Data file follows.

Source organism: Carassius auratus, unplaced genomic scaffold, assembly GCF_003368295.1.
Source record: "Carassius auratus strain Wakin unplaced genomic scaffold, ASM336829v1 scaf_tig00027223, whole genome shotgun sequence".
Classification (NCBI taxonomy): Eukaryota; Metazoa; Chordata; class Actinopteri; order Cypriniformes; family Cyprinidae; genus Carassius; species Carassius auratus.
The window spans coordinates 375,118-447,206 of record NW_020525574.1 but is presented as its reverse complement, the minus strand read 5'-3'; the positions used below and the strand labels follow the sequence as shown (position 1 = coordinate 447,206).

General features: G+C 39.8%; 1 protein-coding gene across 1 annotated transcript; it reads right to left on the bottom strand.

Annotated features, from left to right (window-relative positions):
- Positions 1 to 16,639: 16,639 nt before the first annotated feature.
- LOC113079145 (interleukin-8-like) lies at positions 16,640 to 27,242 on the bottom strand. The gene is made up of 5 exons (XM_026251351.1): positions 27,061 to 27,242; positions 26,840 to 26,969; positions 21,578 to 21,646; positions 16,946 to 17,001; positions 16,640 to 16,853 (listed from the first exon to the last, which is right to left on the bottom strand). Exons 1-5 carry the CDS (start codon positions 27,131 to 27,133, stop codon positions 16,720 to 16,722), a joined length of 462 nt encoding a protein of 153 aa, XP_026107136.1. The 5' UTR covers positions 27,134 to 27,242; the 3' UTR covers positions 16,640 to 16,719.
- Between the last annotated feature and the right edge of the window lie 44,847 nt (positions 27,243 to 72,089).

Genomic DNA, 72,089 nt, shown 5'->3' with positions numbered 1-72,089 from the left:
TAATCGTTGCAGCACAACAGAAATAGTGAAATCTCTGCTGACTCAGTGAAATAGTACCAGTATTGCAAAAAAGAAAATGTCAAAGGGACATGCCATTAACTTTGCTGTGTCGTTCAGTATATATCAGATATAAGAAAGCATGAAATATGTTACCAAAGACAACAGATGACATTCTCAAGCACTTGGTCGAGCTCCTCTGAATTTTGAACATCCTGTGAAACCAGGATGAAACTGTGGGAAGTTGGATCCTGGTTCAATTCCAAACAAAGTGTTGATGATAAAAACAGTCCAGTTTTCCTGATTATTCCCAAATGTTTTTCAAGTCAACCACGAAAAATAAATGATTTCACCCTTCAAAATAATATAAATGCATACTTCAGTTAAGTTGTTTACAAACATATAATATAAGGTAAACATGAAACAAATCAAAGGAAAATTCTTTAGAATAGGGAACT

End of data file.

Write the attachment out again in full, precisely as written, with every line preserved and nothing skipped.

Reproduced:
Source organism: Carassius auratus, unplaced genomic scaffold, assembly GCF_003368295.1.
Source record: "Carassius auratus strain Wakin unplaced genomic scaffold, ASM336829v1 scaf_tig00027223, whole genome shotgun sequence".
Classification (NCBI taxonomy): Eukaryota; Metazoa; Chordata; class Actinopteri; order Cypriniformes; family Cyprinidae; genus Carassius; species Carassius auratus.
The window spans coordinates 375,118-447,206 of record NW_020525574.1 but is presented as its reverse complement, the minus strand read 5'-3'; the positions used below and the strand labels follow the sequence as shown (position 1 = coordinate 447,206).

General features: G+C 39.8%; 1 protein-coding gene across 1 annotated transcript; it reads right to left on the bottom strand.

Annotated features, from left to right (window-relative positions):
- Positions 1 to 16,639: 16,639 nt before the first annotated feature.
- LOC113079145 (interleukin-8-like) lies at positions 16,640 to 27,242 on the bottom strand. The gene is made up of 5 exons (XM_026251351.1): positions 27,061 to 27,242; positions 26,840 to 26,969; positions 21,578 to 21,646; positions 16,946 to 17,001; positions 16,640 to 16,853 (listed from the first exon to the last, which is right to left on the bottom strand). Exons 1-5 carry the CDS (start codon positions 27,131 to 27,133, stop codon positions 16,720 to 16,722), a joined length of 462 nt encoding a protein of 153 aa, XP_026107136.1. The 5' UTR covers positions 27,134 to 27,242; the 3' UTR covers positions 16,640 to 16,719.
- Between the last annotated feature and the right edge of the window lie 44,847 nt (positions 27,243 to 72,089).

Genomic DNA, 72,089 nt, shown 5'->3' with positions numbered 1-72,089 from the left:
TAATCGTTGCAGCACAACAGAAATAGTGAAATCTCTGCTGACTCAGTGAAATAGTACCAGTATTGCAAAAAAGAAAATGTCAAAGGGACATGCCATTAACTTTGCTGTGTCGTTCAGTATATATCAGATATAAGAAAGCATGAAATATGTTACCAAAGACAACAGATGACATTCTCAAGCACTTGGTCGAGCTCCTCTGAATTTTGAACATCCTGTGAAACCAGGATGAAACTGTGGGAAGTTGGATCCTGGTTCAATTCCAAACAAAGTGTTGATGATAAAAACAGTCCAGTTTTCCTGATTATTCCCAAATGTTTTTCAAGTCAACCACGAAAAATAAATGATTTCACCCTTCAAAATAATATAAATGCATACTTCAGTTAAGTTGTTTACAAACATATAATATAAGGTAAACATGAAACAAATCAAAGGAAAATTCTTTAGAATAGGGAACT